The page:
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Based on analysis of the current system, three different options for realigning HRT bus service were developed to examine how changes could improve performance.


new-service-model.jpgAll three options were designed to be cost-neutral (based on levels of current total investment in the HRT system). Any added service in one place or time of day were made possible by shifting service away from other places and times of day. This kind of constraint makes for tough choices, but they are necessary to find the best ways to use limited funding.

One of the three options that was studied emphasized high frequency service on the busiest corridors at the busiest times of day (at the expense of broad coverage across the region throughout the day). A second option emphasized maximum coverage throughout the region (made possible by reducing service on busier corridors and making service less frequent everywhere). The final option sought be create a better match between supply and demand – tailoring service to where and when most potential bus users want to travel.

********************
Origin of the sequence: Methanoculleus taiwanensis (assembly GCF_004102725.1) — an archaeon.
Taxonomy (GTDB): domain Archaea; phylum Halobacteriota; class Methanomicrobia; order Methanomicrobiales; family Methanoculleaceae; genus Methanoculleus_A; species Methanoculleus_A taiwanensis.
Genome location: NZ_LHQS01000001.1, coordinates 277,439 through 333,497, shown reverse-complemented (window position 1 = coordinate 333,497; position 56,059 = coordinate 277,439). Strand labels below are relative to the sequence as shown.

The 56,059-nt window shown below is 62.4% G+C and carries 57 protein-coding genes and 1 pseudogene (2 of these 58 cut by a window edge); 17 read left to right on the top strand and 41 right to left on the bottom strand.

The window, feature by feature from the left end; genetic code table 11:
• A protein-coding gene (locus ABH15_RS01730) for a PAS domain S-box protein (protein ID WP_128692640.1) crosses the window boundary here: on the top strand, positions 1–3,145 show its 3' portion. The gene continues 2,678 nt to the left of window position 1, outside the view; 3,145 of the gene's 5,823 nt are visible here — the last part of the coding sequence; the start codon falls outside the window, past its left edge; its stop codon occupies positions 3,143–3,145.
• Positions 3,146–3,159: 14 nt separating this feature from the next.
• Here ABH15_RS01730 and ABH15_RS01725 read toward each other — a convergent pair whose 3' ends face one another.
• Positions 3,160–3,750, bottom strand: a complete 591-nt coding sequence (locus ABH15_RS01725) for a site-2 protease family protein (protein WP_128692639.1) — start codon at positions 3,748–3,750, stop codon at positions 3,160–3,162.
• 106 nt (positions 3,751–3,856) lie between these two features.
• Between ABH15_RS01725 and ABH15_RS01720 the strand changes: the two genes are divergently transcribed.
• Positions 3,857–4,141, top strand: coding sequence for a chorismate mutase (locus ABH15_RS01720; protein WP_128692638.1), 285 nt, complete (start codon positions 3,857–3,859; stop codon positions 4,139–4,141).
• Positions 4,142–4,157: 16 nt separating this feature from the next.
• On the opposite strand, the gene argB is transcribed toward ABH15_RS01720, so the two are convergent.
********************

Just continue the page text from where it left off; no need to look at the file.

Input into the planning process included feedback from current transit riders, local governments and regional transportation planners, community stakeholders, and the public-at-large.2 All three options were analyzed using a travel demand model to determine likely ridership. Ridership estimates strongly suggest that a major change to bus service patterns is likely to increase usage.

Based on these findings and the preferences and priorities identified through community involvement, the best features of the initial scenarios were combined into a single recommended service plan.

A major outcome of this effort was defining new regional standards to support consistency of hours of operation and service frequency based on the type of service provided.